The Tenth Amendment: Reserving Power for the States

Passed by Congress in 1789 and ratified in 1791, the Tenth Amendment is the last in the group of Constitutional Amendments known as the Bill of Rights. Unlike several of the other early amendments, it is quite brief – only one sentence. But that one sentence grants state governments all powers not specifically delegated to the federal government by the Constitution. However, as broad a grant as this seems, interpretation by the Supreme Court has placed some limits on state power.

What It Says

"The powers not delegated to the United States by the Constitution, nor prohibited by it to the States, are reserved to the States respectively, or to the people."

Frequently Asked Questions

Historical Background

United States Library of Congress, The Constitution of the United States of America: Analysis and Interpretation

“The Tenth Amendment was intended to confirm the understanding of the people at the time the Constitution was adopted, that powers not granted to the United States were reserved to the States or to the people. It added nothing to the instrument as originally ratified.1 The amendment states but a truism that all is retained which has not been surrendered. There is nothing in the history of its adoption to suggest that it was more than declaratory of the relationship between the national and state governments as it had been established by the Constitution before the amendment or that its purpose was other than to allay fears that the new national government might seek to exercise powers not granted, and that the states might not be able to exercise fully their reserved powers.2

That this provision was not conceived to be a yardstick for measuring the powers granted to the Federal Government or reserved to the states was firmly settled by the refusal of both Houses of Congress to insert the word expressly before the word delegated,3 and was confirmed by Madison’s remarks in the course of the debate, which took place while the proposed amendment was pending, concerning Hamilton’s plan to establish a national bank. Interference with the power of the States was no constitutional criterion of the power of Congress. If the power was not given, Congress could not exercise it; if given, they might exercise it, although it should interfere with the laws, or even the Constitutions of the States.4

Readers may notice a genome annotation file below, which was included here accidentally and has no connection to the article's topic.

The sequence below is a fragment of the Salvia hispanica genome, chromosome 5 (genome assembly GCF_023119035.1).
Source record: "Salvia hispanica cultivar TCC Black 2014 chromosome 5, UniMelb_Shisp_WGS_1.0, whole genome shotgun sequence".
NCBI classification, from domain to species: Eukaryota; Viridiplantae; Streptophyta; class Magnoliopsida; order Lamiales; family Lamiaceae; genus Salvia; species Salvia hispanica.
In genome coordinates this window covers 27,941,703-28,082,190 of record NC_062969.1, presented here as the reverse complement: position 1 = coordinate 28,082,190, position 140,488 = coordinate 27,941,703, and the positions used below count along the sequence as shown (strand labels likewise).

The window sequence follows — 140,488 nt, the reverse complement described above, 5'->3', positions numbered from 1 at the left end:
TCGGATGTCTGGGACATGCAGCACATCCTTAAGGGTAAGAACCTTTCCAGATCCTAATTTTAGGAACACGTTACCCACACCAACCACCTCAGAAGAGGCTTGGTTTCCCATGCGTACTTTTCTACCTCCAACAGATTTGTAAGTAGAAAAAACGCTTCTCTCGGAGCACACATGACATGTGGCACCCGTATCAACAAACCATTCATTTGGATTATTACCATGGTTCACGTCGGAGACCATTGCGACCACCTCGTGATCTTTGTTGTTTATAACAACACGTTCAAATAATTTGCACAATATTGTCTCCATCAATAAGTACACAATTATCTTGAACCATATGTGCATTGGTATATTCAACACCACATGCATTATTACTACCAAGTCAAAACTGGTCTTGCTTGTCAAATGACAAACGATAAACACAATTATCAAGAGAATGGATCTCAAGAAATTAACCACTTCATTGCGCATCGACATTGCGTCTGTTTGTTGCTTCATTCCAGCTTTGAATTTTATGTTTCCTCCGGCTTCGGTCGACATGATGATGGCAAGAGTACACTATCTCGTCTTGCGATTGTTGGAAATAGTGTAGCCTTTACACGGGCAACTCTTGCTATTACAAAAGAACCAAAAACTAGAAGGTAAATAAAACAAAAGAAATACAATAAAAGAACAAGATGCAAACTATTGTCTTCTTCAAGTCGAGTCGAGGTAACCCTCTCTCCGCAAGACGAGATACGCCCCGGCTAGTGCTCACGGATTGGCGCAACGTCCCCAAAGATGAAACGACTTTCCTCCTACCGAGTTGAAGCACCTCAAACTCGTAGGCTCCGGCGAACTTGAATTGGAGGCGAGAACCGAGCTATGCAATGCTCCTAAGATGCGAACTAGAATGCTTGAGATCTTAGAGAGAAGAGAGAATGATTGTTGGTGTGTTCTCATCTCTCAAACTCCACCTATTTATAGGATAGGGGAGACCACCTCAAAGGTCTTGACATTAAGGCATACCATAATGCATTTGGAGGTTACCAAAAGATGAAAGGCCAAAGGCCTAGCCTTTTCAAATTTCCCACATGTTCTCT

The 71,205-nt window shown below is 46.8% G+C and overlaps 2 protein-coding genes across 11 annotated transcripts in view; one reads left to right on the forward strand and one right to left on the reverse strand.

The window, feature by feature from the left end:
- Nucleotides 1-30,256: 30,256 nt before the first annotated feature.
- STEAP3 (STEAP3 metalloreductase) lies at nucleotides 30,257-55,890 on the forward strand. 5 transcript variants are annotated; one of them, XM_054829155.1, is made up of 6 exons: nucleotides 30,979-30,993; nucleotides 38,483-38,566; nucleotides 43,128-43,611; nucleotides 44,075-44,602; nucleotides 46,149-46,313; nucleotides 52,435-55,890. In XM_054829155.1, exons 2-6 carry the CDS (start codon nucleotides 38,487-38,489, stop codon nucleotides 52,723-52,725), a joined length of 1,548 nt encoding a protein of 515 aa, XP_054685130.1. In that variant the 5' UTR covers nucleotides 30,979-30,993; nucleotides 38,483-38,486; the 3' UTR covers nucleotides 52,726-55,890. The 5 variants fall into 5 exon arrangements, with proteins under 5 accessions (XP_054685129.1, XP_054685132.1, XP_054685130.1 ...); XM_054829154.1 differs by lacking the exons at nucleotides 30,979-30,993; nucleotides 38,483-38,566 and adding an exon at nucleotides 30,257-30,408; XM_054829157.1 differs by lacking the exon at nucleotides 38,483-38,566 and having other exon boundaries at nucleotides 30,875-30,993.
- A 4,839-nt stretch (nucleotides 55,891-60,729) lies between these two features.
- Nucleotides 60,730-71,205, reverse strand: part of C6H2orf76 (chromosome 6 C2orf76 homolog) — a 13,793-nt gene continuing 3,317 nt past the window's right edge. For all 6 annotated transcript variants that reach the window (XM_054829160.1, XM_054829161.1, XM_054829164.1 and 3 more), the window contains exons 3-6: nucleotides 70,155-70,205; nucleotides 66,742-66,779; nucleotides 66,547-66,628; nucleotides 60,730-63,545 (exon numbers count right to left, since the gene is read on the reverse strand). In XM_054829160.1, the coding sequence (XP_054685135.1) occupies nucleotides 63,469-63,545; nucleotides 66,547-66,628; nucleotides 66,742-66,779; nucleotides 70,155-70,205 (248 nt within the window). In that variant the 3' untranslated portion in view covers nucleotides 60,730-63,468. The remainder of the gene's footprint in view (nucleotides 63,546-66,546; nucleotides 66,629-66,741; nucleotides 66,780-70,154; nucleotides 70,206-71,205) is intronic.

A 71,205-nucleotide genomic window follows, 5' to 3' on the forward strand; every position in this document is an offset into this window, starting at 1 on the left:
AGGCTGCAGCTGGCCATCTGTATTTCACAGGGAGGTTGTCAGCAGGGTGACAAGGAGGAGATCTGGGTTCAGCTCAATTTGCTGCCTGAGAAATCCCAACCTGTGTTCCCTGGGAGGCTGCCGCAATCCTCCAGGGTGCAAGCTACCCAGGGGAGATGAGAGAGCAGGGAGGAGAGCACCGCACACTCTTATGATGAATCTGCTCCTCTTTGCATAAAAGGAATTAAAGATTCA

Early Supreme Court Interpretation of the 10th Amendment

In McCulloch v. Maryland,5 Marshall rejected the proffer of a Tenth Amendment objection and offered instead an expansive interpretation of the necessary and proper clause6 to counter the argument.

The counsel for the State of Maryland cited fears of opponents of ratification of the Constitution about the possible swallowing up of states’ rights and referred to the Tenth Amendment to allay these apprehensions, all in support of his claim that the power to create corporations was reserved by that amendment to the states.7 Stressing the fact that the amendment, unlike the cognate section of the Articles of Confederation, omitted the word expressly as a qualification of granted powers, Marshall declared that its effect was to leave the question whether the particular power which may become the subject of contest has been delegated to the one government, or prohibited to the other, to depend upon a fair construction of the whole instrument.8

More on the Tenth Amendment:

McCulloch v. Maryland Case Summary

Taxing and Police Powers

Supreme Court Interpretation After the New Deal

Footnotes:

1.    United States v. Sprague, 282 U.S. 716, 733 (1931).

2.    United States v. Darby, 312 U.S. 100, 124 (1941). While the Tenth Amendment has been characterized as a ‘truism,’ stating merely that ‘all is retained which has not been surrendered,’ [citing Darby], it is not without significance. The Amendment expressly declares the constitutional policy that Congress may not exercise power in a fashion that impairs the States’ integrity or their ability to function effectively in a federal system. Fry v. United States, 421 U.S. 542, 547 n.7 (1975). This policy was effectuated, at least for a time, in National League of Cities v. Usery, 426 U.S. 833 (1976).

3.    Annals of Cong. 767–68 (1789) (defeated in House 17 to 32); 2 B. Schwartz, The Bill of Rights: A Documentary History 1150–51 (1971) (defeated in Senate by unrecorded vote).

4.    2 Annals of Cong. 1897 (1791).

5.    17 U.S. (4 Wheat.) 316 (1819).

6.    See discussion under Coefficient or Elastic Clause, supra.

7.    McCulloch v. Maryland, 17 U.S. (4 Wheat.) 316, 372 (1819) (argument of counsel).

8.    17 U.S. at 406. From the beginning and for many years the amendment has been construed as not depriving the national government of authority to resort to all means for the exercise of a granted power which are appropriate and plainly adapted to the permitted end. United States v. Darby, 312 U.S. 100, 124 (1941).

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